Court Upholds Fourth Amendment Rights in Excessive Force Case

In C.B. v. City of Sonora an en banc panel of the Ninth Circuit Court of Appeals considered whether police officers violated a juvenile's Fourth Amendment rights when the officers handcuffed and removed the 11-year-old child from school grounds for "doing nothing more than sitting quietly and resolutely in the school playground." The court held that the two officers were not entitled to qualified immunity for handcuffing and removing the child from school premises.

The court first found that the officers violated the juvenile's constitutional rights by handcuffing and removing the child from the school premises when all the officers discovered was a "quiet but nonresponsive child" who "did nothing threatening or disobedient." The court then held that the right violated was clearly established because "it is beyond dispute that police officers cannot seize a schoolchild who they do not know to have committed any wrongdoing, who does not appear to pose any threat to himself or others, and who engages in no act of resistance the entire time the officers are present." The court concluded that the officers were not entitled to qualified immunity on the juvenile's excessive force claim.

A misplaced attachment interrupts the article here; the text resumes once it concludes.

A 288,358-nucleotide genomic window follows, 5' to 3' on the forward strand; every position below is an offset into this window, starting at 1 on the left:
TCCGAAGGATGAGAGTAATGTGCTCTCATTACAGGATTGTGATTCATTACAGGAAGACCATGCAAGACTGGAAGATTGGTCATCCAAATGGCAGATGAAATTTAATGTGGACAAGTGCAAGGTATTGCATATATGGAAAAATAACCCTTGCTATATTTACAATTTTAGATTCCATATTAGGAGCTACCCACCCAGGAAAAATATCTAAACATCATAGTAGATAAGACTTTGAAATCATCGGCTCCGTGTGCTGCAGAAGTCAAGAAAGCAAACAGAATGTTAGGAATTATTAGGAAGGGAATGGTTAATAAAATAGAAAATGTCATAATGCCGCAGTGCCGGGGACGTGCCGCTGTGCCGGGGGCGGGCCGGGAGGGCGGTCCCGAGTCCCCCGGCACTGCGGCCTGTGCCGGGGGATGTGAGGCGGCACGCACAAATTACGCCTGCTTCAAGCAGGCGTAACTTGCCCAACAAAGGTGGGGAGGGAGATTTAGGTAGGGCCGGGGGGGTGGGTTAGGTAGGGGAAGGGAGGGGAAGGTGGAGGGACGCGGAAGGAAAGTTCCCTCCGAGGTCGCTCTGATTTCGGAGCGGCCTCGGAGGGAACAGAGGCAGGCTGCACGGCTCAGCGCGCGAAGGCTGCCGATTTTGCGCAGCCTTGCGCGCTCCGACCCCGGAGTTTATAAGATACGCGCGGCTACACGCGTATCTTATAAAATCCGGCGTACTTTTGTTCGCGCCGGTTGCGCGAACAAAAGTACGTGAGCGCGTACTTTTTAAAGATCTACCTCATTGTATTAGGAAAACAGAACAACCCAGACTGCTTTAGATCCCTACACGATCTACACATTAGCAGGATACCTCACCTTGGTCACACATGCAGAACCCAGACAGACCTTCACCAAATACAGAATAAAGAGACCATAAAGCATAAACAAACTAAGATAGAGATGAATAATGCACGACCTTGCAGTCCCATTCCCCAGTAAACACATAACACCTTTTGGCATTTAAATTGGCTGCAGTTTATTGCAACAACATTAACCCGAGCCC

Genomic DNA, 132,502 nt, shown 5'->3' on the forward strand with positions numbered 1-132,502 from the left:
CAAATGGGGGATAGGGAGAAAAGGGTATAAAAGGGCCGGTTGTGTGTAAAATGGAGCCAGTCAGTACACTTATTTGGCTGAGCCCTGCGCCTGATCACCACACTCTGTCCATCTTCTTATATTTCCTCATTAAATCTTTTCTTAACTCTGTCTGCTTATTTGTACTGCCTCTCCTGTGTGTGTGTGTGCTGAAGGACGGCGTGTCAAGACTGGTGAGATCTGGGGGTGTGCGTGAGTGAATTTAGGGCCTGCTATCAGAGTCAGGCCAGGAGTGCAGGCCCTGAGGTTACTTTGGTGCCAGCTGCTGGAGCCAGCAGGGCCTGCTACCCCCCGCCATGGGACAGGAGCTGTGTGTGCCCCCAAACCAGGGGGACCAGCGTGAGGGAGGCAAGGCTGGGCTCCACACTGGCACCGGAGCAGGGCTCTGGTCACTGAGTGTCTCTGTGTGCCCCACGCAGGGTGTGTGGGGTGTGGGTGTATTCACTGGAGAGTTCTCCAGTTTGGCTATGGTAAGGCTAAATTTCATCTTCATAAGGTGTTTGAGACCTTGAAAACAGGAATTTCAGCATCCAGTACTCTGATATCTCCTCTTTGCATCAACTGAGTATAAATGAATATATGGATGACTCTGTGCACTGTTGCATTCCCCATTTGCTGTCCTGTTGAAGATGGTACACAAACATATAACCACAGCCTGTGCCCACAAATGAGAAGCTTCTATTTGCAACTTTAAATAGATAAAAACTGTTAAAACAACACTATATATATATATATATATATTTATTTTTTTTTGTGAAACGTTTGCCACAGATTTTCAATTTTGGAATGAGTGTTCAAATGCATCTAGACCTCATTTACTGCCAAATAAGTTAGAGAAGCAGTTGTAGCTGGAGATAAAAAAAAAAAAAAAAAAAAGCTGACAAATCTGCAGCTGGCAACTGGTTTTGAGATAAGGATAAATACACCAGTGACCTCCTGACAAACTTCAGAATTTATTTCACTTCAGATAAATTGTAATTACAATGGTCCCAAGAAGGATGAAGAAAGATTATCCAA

If you or a loved one has been the victim of excessive force or police brutality, contact an experienced trial attorney at the Law Offices of Grech & Packer.

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